ISBN: 978-1-60809-070-9


The corpse was floating at the edge of the channel that runs between Sister Key and its larger neighbor, Longboat Key. Only the back was visible above the surface, the body bent over as if tying a shoe, the head and feet submerged. It was moving north, its pace languid, matching that of the outgoing tidal current.

Carl Motes was out early that Saturday morning, cruising at first light toward the Coast Guard station in Cortez. He was commander of the U.S. Coast Guard Auxiliary Flotilla based on Longboat Key, a small island off the southwest coast of Florida. He planned to meet his crew, have breakfast in the station mess, and head out for a safety patrol on Sarasota Bay.

It was the first Saturday of fall, as it was measured in the temperate climes of Southwest Florida. Every year, between mid-October and early November, people wake up one morning and realize the humidity has dropped to the point that they don't break into a sweat simply by walking outside. Autumn has finally come to the peninsula, several weeks after the calendar suggested that summer had ended. The temperature will drop some more in the coming weeks, into the sixties and seventies. Occasionally, the cold fronts will move down from Canada and bring a chill to the subtropical air. But for the most part, the weather will be mild until the middle of May, when the humidity rises to levels that chase the less hardy back north.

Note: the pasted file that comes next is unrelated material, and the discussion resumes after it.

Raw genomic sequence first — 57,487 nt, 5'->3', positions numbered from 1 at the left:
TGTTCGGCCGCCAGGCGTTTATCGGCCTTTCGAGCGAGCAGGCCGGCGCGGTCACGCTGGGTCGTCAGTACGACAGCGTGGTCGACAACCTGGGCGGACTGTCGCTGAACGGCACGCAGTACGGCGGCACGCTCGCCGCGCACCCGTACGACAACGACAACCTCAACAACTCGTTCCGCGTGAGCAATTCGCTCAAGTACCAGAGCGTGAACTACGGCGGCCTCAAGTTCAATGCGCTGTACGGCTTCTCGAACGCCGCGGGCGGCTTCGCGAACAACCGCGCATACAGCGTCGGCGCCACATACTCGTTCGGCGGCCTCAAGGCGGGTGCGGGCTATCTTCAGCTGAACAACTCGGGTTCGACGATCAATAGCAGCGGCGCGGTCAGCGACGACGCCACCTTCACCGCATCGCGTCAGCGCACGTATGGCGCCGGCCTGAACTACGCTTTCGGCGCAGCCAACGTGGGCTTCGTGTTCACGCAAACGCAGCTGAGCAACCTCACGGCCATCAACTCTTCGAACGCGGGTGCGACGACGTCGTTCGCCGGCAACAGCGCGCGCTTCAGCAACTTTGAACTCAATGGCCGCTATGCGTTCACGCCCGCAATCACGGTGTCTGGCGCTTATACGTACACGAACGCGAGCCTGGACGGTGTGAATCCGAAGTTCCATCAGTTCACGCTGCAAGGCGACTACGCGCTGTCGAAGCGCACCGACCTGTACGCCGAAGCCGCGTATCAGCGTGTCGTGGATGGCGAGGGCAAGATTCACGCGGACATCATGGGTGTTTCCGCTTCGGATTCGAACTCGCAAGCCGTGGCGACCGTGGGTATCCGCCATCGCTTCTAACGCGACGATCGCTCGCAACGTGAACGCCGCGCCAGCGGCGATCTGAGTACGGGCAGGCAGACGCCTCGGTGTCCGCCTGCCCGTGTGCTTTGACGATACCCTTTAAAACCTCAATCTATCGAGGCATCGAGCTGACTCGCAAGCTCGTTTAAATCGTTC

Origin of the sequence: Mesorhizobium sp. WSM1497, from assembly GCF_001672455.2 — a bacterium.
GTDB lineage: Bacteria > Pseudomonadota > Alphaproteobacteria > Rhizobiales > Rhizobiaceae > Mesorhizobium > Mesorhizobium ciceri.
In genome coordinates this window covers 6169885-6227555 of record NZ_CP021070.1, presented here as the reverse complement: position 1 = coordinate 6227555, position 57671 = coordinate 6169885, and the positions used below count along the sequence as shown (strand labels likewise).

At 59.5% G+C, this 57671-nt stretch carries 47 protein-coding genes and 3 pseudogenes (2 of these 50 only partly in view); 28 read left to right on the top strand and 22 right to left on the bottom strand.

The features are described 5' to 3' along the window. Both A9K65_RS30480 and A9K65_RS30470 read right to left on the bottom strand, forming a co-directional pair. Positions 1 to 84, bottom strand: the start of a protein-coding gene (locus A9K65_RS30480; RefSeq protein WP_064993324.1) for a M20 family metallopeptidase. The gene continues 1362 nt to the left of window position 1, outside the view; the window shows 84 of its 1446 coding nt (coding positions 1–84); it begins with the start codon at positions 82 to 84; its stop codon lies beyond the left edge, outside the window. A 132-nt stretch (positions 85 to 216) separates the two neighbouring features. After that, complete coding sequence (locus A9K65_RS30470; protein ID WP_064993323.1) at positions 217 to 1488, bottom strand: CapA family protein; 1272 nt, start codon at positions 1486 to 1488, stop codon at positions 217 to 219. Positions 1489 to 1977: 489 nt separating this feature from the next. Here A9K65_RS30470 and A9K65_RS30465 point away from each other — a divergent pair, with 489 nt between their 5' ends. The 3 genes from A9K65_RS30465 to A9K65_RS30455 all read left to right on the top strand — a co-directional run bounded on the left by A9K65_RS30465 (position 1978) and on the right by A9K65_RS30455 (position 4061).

Motes knew that the local boaters would be out in force on such a Saturday, rafting up on the sandbar just inside Longboat Pass or nosed onto Beer Can Island or fishing the offshore reefs in twenty feet of water or the back bay flats or tanking up at one of the local bars that provided docks for their boats. It was Motes's job to keep them safe, remind them to wear their life jackets, and not drink too much. It was a fine day to be an auxiliary-man, and Carl was looking forward to his tour of duty.